|On March 1st, the EU passed non-binding resolution declaring that U.S. citizens should be refused visa-free access to the EU in response to American visa rules affecting citizens from five of the EUs 28 countriesa Bulgaria, Croatia, Cyprus, Poland and Romaniaare not yet part of the U.S. Visa Waiver program.
|Adam Sacks, president of Tourism Economics
|The annual number of foreign visitors to the United States could fall by 6.3 million between 2016 and 2018 because of reactions to Trumps words and actions.
|Adam Sacks, president of Tourism Economics
|A loss of 6.3 million visitors by next year translates into $10.8 billion in lost revenue, including what he calls "Trump-induced" losses.
|Fred Dixon, president and CEO of New York City & Company
|The city now expects to draw 300,000 fewer foreigners this year than in 2016. This will cost businesses in the city that cater to tourists at least $600 million.
|Kayak, meta-search site
|Searches by UK citizens for US destinations had fallen off a cliff, with hotel prices in cities like San Francisco, New York and Las Vegas dropping between 32-39 percent in recent survey.
|Henry Harteveldt, analyst, Atmosphere Research Group
|Research conducted weeks before the executive order took place showed that in 15 countries around the world about 20 percent of the respondents reported that as a result of the presidential election they were either somewhat or highly unlikely to travel to the U.S. or had actually cancelled a planned trip.
|Reportur.mx, Mexican travel trade publication
|Mexican tour operators say destinations such as Las Vegas, New York, San Antonio and Los Angeles, are the most affected and operators can feel even a decrease in sales of their programs of seven percent. (Another decisive factor is the exchange rate.)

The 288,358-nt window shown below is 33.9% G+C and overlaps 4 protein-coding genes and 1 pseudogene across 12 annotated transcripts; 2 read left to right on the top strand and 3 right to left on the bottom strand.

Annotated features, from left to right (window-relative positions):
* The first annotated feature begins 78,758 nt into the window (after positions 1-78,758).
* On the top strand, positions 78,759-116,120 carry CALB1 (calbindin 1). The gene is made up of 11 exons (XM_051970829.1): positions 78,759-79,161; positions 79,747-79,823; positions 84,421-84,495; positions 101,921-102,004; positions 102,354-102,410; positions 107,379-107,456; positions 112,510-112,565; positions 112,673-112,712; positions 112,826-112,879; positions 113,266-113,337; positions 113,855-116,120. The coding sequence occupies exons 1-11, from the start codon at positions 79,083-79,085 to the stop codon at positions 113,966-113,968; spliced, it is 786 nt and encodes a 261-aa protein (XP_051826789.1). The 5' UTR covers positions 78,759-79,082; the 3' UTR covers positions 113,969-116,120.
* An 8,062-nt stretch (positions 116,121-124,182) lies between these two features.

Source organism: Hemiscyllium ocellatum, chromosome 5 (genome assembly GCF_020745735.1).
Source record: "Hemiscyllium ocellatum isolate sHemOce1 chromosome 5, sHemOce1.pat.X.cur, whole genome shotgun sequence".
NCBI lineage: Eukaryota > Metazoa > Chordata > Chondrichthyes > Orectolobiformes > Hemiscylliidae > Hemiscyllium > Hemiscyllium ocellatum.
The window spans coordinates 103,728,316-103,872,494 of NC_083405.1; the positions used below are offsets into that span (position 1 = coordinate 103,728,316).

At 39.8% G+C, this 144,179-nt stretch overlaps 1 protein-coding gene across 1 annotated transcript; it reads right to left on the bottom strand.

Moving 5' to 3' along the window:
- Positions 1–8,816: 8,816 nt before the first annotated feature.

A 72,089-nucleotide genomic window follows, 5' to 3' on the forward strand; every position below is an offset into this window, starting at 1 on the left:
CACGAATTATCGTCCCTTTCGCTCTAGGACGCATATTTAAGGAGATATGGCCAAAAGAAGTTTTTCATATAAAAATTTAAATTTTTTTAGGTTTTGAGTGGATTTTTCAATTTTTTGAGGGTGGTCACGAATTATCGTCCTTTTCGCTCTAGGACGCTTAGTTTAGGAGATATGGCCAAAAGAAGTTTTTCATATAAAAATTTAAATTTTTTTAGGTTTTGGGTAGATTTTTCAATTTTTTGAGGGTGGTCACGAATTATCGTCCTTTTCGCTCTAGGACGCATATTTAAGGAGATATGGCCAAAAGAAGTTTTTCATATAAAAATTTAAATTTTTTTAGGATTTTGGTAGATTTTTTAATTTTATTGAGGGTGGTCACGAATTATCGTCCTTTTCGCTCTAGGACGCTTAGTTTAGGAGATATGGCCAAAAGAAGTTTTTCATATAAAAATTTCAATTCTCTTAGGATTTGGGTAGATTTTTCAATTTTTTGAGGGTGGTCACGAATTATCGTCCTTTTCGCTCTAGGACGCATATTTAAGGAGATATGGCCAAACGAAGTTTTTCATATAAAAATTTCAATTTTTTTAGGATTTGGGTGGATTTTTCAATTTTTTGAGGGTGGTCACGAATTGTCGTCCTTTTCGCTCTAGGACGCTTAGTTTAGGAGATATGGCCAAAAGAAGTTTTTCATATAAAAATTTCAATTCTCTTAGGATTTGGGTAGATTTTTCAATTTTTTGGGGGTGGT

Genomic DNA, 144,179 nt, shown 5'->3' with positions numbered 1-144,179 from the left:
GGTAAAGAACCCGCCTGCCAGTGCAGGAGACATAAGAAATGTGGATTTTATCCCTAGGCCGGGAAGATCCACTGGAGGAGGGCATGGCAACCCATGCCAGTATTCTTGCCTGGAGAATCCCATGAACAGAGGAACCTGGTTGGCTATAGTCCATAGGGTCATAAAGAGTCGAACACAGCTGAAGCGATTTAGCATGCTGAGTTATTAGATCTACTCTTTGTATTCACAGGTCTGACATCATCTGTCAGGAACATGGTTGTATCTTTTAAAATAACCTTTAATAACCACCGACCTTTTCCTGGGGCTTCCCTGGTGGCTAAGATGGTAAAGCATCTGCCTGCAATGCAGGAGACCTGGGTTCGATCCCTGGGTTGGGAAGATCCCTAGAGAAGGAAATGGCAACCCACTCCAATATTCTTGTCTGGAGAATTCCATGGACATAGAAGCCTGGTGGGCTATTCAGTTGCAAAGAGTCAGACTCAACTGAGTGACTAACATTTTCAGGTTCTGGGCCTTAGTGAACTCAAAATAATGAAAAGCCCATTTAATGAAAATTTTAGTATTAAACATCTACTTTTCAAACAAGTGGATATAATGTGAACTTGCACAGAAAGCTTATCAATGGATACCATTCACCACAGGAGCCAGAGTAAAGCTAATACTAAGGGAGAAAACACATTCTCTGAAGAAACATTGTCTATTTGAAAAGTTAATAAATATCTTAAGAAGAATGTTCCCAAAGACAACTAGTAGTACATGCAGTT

|U.S. Travel Associations executive vice president, public affairs, Jonathan Grella
|It would be a shame to undermine the economic progress of the Trump administrations early days by driving travelers away from the U.S. and into the arms of our competitors. We hope that President Trump and his advisors can avoid repeating their earlier mistakes in (a) revised executive order
|Forward Keys, Valencia, Spain-based air travel analyst
|Flight passengers from the seven Muslim-majority nations named by Trump were down by 80 percent in the last week of January and first week of February,
|In the last week of February, Philadelphia lost out on an international meeting with 3,000 attendees that decided to go to Canada or Mexico instead.
|Daniel Gross, Slate.com
|Customs agents have detained, deterred, or interrogated an Australian childrens book author, a retired soccer star from Trinidad and Tobago, and a French historian. Theres a not an insubstantial chance that if you come to the U.S. to stay in a hotel, attend a conference, make a plane connection, or sit on a beach, you might get treated horribly.
|Ernest Wooden, president of the Los Angeles Tourism & Convention Board, citing research provided by Tourism Economics.
|Los Angeles could lose about 800,000 international visitors and $736 million in spending over the next three years "as a direct result" of Trump's orders, most due to reduced travel by Mexican nationals.